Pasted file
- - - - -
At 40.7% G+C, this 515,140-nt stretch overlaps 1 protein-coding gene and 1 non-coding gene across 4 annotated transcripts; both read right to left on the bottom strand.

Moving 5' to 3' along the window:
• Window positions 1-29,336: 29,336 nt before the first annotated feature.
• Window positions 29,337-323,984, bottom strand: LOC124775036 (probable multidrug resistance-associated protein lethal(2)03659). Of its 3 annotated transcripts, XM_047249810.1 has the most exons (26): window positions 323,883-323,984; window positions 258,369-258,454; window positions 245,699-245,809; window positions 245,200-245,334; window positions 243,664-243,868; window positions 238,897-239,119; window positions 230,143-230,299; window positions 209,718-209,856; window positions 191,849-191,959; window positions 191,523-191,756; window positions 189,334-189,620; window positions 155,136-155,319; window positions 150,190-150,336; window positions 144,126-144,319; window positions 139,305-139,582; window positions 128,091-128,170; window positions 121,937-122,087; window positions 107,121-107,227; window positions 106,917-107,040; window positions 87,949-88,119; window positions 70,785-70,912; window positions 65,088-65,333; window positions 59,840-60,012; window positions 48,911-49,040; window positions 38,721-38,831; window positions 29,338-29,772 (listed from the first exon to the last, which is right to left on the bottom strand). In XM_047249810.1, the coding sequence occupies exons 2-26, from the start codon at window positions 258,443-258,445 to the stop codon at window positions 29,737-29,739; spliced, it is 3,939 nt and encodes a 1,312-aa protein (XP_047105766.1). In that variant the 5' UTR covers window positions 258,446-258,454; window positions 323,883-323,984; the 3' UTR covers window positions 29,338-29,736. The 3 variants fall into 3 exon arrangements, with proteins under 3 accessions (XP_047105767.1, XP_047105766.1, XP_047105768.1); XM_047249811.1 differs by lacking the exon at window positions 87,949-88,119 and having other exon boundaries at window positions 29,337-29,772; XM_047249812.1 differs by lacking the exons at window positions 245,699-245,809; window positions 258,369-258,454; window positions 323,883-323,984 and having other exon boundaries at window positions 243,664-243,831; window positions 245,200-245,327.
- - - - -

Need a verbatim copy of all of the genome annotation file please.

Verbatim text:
At 40.7% G+C, this 515,140-nt stretch overlaps 1 protein-coding gene and 1 non-coding gene across 4 annotated transcripts; both read right to left on the bottom strand.

Moving 5' to 3' along the window:
• Window positions 1-29,336: 29,336 nt before the first annotated feature.
• Window positions 29,337-323,984, bottom strand: LOC124775036 (probable multidrug resistance-associated protein lethal(2)03659). Of its 3 annotated transcripts, XM_047249810.1 has the most exons (26): window positions 323,883-323,984; window positions 258,369-258,454; window positions 245,699-245,809; window positions 245,200-245,334; window positions 243,664-243,868; window positions 238,897-239,119; window positions 230,143-230,299; window positions 209,718-209,856; window positions 191,849-191,959; window positions 191,523-191,756; window positions 189,334-189,620; window positions 155,136-155,319; window positions 150,190-150,336; window positions 144,126-144,319; window positions 139,305-139,582; window positions 128,091-128,170; window positions 121,937-122,087; window positions 107,121-107,227; window positions 106,917-107,040; window positions 87,949-88,119; window positions 70,785-70,912; window positions 65,088-65,333; window positions 59,840-60,012; window positions 48,911-49,040; window positions 38,721-38,831; window positions 29,338-29,772 (listed from the first exon to the last, which is right to left on the bottom strand). In XM_047249810.1, the coding sequence occupies exons 2-26, from the start codon at window positions 258,443-258,445 to the stop codon at window positions 29,737-29,739; spliced, it is 3,939 nt and encodes a 1,312-aa protein (XP_047105766.1). In that variant the 5' UTR covers window positions 258,446-258,454; window positions 323,883-323,984; the 3' UTR covers window positions 29,338-29,736. The 3 variants fall into 3 exon arrangements, with proteins under 3 accessions (XP_047105767.1, XP_047105766.1, XP_047105768.1); XM_047249811.1 differs by lacking the exon at window positions 87,949-88,119 and having other exon boundaries at window positions 29,337-29,772; XM_047249812.1 differs by lacking the exons at window positions 245,699-245,809; window positions 258,369-258,454; window positions 323,883-323,984 and having other exon boundaries at window positions 243,664-243,831; window positions 245,200-245,327.